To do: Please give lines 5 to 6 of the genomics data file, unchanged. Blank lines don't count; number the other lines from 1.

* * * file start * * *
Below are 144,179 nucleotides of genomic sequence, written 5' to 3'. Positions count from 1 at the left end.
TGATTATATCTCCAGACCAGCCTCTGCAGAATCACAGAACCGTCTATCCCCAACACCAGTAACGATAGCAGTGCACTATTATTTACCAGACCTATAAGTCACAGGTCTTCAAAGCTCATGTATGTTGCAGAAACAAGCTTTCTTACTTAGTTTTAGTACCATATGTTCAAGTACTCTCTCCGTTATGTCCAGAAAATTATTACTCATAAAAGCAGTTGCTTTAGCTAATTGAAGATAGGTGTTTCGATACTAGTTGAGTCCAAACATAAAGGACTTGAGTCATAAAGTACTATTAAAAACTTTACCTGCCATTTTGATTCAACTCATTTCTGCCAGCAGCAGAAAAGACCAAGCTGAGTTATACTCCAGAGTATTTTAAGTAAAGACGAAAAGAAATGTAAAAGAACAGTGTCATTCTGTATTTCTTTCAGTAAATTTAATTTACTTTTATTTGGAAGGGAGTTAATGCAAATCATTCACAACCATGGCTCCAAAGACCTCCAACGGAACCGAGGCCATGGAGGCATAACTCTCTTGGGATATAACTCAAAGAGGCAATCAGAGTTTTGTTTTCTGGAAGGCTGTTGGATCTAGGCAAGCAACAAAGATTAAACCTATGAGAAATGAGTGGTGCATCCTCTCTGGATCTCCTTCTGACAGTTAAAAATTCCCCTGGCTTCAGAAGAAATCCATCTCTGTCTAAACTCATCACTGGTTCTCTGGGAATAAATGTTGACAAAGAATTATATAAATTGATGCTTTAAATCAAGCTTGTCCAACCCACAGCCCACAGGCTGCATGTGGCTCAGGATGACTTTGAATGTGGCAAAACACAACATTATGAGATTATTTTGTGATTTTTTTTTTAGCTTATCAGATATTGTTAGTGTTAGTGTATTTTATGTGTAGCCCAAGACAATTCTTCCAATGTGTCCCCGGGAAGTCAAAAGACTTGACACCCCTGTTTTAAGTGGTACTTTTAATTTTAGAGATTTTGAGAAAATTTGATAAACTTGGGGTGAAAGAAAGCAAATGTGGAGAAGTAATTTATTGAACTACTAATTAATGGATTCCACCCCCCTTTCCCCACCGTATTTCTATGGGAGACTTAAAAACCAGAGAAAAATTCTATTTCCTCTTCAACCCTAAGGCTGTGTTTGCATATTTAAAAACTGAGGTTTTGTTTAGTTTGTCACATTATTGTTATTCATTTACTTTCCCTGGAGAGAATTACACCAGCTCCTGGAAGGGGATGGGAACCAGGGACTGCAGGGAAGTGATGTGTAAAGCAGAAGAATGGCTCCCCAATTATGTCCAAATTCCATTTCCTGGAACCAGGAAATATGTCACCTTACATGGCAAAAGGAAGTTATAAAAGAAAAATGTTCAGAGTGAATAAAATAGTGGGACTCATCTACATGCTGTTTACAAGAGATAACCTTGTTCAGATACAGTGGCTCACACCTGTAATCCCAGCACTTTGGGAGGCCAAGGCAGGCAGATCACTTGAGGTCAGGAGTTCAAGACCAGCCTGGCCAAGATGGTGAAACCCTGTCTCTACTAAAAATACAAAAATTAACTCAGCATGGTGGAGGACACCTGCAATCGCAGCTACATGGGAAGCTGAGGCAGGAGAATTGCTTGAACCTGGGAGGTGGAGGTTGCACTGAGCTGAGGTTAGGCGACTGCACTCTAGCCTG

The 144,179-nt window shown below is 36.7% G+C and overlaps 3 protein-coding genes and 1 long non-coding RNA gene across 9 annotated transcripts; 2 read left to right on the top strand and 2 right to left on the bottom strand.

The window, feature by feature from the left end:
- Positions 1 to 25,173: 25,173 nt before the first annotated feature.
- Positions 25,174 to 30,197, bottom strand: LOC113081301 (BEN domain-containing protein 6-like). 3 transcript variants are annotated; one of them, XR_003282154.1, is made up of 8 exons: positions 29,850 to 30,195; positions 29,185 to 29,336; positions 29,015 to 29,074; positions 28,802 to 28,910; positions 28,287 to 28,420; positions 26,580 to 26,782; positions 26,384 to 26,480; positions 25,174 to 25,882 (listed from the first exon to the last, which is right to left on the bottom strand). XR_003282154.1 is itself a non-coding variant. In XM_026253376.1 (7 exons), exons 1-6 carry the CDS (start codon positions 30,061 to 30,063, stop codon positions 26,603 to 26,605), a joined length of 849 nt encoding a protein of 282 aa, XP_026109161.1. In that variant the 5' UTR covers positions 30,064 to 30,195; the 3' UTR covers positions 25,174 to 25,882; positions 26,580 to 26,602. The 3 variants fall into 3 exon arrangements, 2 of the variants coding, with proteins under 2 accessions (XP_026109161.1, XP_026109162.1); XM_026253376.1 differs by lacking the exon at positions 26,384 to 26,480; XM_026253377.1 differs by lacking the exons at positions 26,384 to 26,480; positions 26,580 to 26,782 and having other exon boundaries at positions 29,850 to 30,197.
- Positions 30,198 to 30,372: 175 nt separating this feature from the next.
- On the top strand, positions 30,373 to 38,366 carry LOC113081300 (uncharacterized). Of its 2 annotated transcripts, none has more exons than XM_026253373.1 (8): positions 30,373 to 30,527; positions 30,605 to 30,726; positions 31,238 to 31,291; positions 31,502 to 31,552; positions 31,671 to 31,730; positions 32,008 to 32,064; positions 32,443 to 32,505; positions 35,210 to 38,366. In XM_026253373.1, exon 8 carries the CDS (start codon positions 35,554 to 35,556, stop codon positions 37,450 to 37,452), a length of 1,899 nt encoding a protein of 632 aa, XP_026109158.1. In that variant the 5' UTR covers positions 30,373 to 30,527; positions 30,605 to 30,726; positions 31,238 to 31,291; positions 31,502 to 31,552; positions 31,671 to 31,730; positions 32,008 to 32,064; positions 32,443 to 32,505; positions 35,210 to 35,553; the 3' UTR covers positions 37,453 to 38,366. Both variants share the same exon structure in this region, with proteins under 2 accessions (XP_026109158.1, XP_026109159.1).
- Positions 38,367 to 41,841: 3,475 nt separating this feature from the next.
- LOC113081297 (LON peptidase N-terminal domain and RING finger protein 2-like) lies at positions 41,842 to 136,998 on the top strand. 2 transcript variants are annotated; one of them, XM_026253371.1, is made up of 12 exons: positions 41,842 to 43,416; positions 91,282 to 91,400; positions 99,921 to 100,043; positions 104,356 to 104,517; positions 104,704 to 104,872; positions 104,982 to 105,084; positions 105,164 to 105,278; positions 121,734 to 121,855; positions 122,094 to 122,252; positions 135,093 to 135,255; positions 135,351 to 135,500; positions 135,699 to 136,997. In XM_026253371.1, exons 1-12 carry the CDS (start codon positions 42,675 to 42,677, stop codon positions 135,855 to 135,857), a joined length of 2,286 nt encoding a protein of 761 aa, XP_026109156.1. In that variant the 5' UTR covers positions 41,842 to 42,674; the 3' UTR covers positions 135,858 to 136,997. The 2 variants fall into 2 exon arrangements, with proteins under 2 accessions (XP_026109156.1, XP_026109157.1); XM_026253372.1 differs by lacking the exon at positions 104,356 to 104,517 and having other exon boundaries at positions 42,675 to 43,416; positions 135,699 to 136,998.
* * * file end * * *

- Positions 1 to 25,173: 25,173 nt before the first annotated feature.
- Positions 25,174 to 30,197, bottom strand: LOC113081301 (BEN domain-containing protein 6-like). 3 transcript variants are annotated; one of them, XR_003282154.1, is made up of 8 exons: positions 29,850 to 30,195; positions 29,185 to 29,336; positions 29,015 to 29,074; positions 28,802 to 28,910; positions 28,287 to 28,420; positions 26,580 to 26,782; positions 26,384 to 26,480; positions 25,174 to 25,882 (listed from the first exon to the last, which is right to left on the bottom strand). XR_003282154.1 is itself a non-coding variant. In XM_026253376.1 (7 exons), exons 1-6 carry the CDS (start codon positions 30,061 to 30,063, stop codon positions 26,603 to 26,605), a joined length of 849 nt encoding a protein of 282 aa, XP_026109161.1. In that variant the 5' UTR covers positions 30,064 to 30,195; the 3' UTR covers positions 25,174 to 25,882; positions 26,580 to 26,602. The 3 variants fall into 3 exon arrangements, 2 of the variants coding, with proteins under 2 accessions (XP_026109161.1, XP_026109162.1); XM_026253376.1 differs by lacking the exon at positions 26,384 to 26,480; XM_026253377.1 differs by lacking the exons at positions 26,384 to 26,480; positions 26,580 to 26,782 and having other exon boundaries at positions 29,850 to 30,197.